I held my breath. On the descents, the bike did not handle well. The squishy tire required me to brake more than I wanted to. But I came to the Mulholland climb I had done before a couple of times. And this time I was more than one minute ahead of my PR, even with a soft tire. That alone made the ride wonderful.
Arriving back, I was first. Well, I didn’t complete the miles anyone else did. I got a new tube and CO2 from VeloFix. I grabbed lunch and sat with Frankie Andreau. Reggie Miller, the former US Olympian and NBA All-Star joined us. It was fun meeting Reggie. I called him Mr. Miller and he corrected me – “please call me Reggie.” I guess I was hanging with Reggie.
It’s one day before Phil’s Cookie Gran Fondo. I stayed at the Hilton Garden Inn – El Segundo. Yesterday I did a short test ride after I rebuilt the bike. I reserved a rental car and would pick it up at 2:00 p.m. I had time for a ride. Even a long ride.
Pro cyclist, Krista Doebel-Hickok, posted a ride yesterday on Pacific Coast Highway. It looked like a recommendation and I scrubbed plans for a shorter ride (35 miles) and decided I would do this. A quick search and I found a site called Spinlister that referred to PCH From Santa Monica To Malibu as the “perfect California bike ride.”
In fairness, there were some warnings that this trip wasn’t for everybody. But I decided it was good enough for me. The views of the ocean, the sound of the surf breaking on the beaches, and the smell of the fresh salt-water air would offset any negatives the highway experience might throw at me. Right?
The trip through El Segundo to the beach was through a mostly residential area with lots of stop signs. I counted 12 and most were four-way stops with traffic so I had to stop and put a foot down for each one. It wasn’t bad, in fact, it was a pleasant ride. But it wasn’t one where average speed would be great.
Once I made it to the beach I got on a bike trail. It was the Marvin Braude Bike Trail. It is generously wide and weaves back and forth along the beach. At Culver City, it becomes a combination of urban bike paths and bike lanes through Venice. There I picked up the bike trail again.
In Venice, the bike trail next to the ocean got very crowded. I am sure it was nothing on a Friday morning in October compared to a Sunday in August. Large parts of the trail were two paths. One was marked exclusively for cyclists while the other was for pedestrians. Despite the presence of the large green markings for Bikes Only, this did not stop many people from walking among the cyclists. We shared the trail with many roller-bladers who were logically welcomed on this path rather than with the walkers.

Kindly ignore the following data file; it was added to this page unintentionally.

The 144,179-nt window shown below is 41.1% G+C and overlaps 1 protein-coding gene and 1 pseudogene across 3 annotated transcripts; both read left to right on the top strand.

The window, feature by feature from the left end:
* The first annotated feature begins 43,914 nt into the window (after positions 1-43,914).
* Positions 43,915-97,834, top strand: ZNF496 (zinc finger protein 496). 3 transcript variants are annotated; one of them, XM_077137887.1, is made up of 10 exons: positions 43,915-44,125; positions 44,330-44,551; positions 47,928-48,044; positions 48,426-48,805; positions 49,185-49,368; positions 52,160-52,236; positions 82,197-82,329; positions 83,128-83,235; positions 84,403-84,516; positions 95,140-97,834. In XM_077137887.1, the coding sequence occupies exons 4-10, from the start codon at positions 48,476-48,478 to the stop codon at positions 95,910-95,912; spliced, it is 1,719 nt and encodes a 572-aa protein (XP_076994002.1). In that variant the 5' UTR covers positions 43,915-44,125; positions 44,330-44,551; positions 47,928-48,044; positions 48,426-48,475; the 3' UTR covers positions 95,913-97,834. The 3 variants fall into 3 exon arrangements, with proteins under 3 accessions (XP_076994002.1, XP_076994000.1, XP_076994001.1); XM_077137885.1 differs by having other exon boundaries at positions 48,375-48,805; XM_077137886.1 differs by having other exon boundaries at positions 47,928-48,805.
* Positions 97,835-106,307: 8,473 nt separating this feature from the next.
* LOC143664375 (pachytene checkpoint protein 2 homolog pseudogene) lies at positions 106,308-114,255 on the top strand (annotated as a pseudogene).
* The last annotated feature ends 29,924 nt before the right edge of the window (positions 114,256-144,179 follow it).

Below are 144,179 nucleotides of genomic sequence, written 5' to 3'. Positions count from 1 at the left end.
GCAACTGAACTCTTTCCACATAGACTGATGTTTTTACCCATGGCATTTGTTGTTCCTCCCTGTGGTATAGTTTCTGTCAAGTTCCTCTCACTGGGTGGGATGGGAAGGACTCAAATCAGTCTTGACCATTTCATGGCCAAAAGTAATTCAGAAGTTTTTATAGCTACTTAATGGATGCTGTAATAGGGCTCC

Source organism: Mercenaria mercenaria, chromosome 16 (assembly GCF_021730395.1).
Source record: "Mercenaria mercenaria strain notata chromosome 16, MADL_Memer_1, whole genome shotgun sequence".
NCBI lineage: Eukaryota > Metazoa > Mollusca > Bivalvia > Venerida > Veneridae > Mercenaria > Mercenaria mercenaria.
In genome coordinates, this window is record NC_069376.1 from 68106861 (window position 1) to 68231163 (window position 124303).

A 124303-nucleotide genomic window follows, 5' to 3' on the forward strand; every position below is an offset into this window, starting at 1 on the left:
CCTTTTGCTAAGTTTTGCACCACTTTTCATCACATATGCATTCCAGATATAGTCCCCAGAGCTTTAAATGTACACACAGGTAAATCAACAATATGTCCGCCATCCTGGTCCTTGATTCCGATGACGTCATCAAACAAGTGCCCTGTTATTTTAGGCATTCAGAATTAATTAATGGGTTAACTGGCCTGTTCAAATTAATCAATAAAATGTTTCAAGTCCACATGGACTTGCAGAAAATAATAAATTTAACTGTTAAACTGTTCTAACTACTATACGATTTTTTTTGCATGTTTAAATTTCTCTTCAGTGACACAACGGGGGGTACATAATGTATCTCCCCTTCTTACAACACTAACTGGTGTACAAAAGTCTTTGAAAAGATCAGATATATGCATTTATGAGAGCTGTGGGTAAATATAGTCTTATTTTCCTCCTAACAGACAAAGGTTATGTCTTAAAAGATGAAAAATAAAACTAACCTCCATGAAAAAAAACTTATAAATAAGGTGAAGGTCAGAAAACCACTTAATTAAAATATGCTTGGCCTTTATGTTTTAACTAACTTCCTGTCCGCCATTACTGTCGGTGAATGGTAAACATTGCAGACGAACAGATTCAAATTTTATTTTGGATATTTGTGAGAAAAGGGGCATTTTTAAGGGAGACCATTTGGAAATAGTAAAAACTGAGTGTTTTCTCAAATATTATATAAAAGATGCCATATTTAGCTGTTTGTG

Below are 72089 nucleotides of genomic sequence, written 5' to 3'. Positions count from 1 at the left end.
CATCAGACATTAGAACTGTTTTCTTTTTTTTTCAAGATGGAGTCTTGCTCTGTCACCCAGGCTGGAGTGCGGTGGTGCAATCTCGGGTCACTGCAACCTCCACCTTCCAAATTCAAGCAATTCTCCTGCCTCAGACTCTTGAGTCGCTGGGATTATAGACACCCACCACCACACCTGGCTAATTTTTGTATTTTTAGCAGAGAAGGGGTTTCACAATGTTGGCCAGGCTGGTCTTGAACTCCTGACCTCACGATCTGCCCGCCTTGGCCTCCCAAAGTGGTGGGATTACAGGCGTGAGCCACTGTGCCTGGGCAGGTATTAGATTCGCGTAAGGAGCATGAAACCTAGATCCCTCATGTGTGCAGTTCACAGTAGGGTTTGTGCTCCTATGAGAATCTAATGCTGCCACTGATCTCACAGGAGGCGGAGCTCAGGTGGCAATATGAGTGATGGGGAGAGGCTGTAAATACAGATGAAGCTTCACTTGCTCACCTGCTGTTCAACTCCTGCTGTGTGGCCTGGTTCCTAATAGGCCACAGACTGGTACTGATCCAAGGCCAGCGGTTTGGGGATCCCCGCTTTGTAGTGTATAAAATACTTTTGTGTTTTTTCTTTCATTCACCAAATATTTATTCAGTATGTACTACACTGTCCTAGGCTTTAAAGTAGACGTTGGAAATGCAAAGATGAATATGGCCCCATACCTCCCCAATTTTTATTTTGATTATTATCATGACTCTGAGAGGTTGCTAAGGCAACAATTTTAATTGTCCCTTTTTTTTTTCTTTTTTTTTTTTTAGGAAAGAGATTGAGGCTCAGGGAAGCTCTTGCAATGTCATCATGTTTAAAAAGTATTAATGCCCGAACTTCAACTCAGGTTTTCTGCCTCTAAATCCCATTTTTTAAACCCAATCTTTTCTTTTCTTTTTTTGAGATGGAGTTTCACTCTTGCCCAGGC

The trail came to an end north of Santa Monica and then the adventure on the Pacific Coast Highway began. This is a four-lane highway with a small shoulder. There are stretches where cars and parked, and worse, a food truck. The food truck, in order to open to customers on the grass side, parked right up to the white lane. Cyclists have nowhere to go except into the traffic lane.
Traffic here, Santa Monica to Malibu, was heavy. While a Friday morning around 10:00 a.m. seems better than rush hour or possibly weekends, it may not have been. Bumper-to-bumper traffic creeping in this stretch would be safer than the cars whizzing by at 50-55 mph.
My ultimate destination was Point Dume Recreational Area. There were no signs to the area from the south as I went in through a residential area. It looks like a beautiful area for hiking with absolutely wonderful overlooks. It is here where there are some of the best viewing areas for humpback whales migrating from December to March.
Going north, there were a number of pinch points where I had to merge onto the highway. At each one I stopped, took a photo, took two looks behind me to make sure it was clear. And I relied heavily on my Garmin Varia radar.
Going south, there were a lot more times that I had to ride in the traffic lane. Despite the presence of one sign which said Bikes May Use Full Lane, I wondered if any drivers saw the sign. More importantly, I felt that none cared.
I was so thankful I got back safely to Santa Monica and picked up the trail again. I diverted to In-N-Out Burger in Culver City. It was busy and I found a dad with his son, maybe 13 years old, and told the son I’d give him $1 to watch my bike while I went in to order. It was perfect.
I head back to El Segundo to pick up my rental car. On the trail.
The bottom line is the ocean views and saltwater air did not counter the angst of riding on the PCH. I would not recommend this stretch of road. I’m glad I did it once but I am not looking to ride it again.
To be certain, this is only the stretch from Santa Monica to Malibu which is a 💩 show. About eight miles north of Point Dume on the PCH is where Mulholland Highway meets the PCH. We ride this stretch north during Phil’s Fondo. And this stretch is fine for most road cyclists. Wider shoulders and no pinch points. Also better ocean views. In short, avoid PCH from Santa Monica to Malibu. But further north, enjoy the ride.